First up, the official video for the song:
https://www.youtube.com/watch?v=Y19FzsqM1as

Minor warning: it's a PoV video done in the style of a lot of porn these days where you, the viewer, are invited to have the gaze of the (male) camera in intimate interactions with a small, very conventionally attractive woman through a series of scenes, including bedroom. There's nothing actually X-rated about this, but I was uncomfortable watching it. In case that gaze isn't intimate enough for you, there's even an official 3D-VR version - https://www.youtube.com/watch?v=lx6OeuZ-mLE

Plus side: she's smiling and active throughout. She appears to be not only enjoying the interactions but initiating things. But if voyeurism isn't your kink (it's not mine, at least not for strangers) then you may (like me) find yourself unable to watch this video and see if there are other alternatives. Here's one:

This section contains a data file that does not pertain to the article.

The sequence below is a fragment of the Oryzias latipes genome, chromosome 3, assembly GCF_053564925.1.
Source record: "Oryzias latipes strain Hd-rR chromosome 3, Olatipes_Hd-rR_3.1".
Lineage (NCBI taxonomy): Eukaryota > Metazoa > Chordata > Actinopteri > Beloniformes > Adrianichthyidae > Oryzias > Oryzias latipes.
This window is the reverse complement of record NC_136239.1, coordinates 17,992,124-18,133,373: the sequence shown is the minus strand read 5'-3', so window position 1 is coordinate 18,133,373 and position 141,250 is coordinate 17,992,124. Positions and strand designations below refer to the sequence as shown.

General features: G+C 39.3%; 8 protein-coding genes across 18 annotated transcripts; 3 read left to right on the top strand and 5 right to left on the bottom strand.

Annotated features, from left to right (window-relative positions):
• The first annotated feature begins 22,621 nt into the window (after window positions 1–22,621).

https://www.youtube.com/watch?v=8gVZnnxvf38

At least that's just a static conventionally-attractive-skinny-chick-half-dressed-in-provocative-pose. You see that kind of thing selling pretty much any product under the sun everywhere in the industrialized world. But, seriously, what does this have to do with the music?

I usually try to link to SoundCloud for my music choices but lots of things aren't up there and are on YouTube or other visual media.

So, dear readers, what do you make of this? Would you rather I didn't blog video music that sets me off, or blog it with information so you can judge for yourselves?
fairestcat: naked woman reading. vintage (Reading)
[personal profile] fairestcat
As promised, some books I've read:

Point of Hopes (Astreiant, #1) - Melissa Scott & Lisa A. Barnett -
★★★★

Complicated mystery plot in a fascinating, intricately-crafted fantasy universe.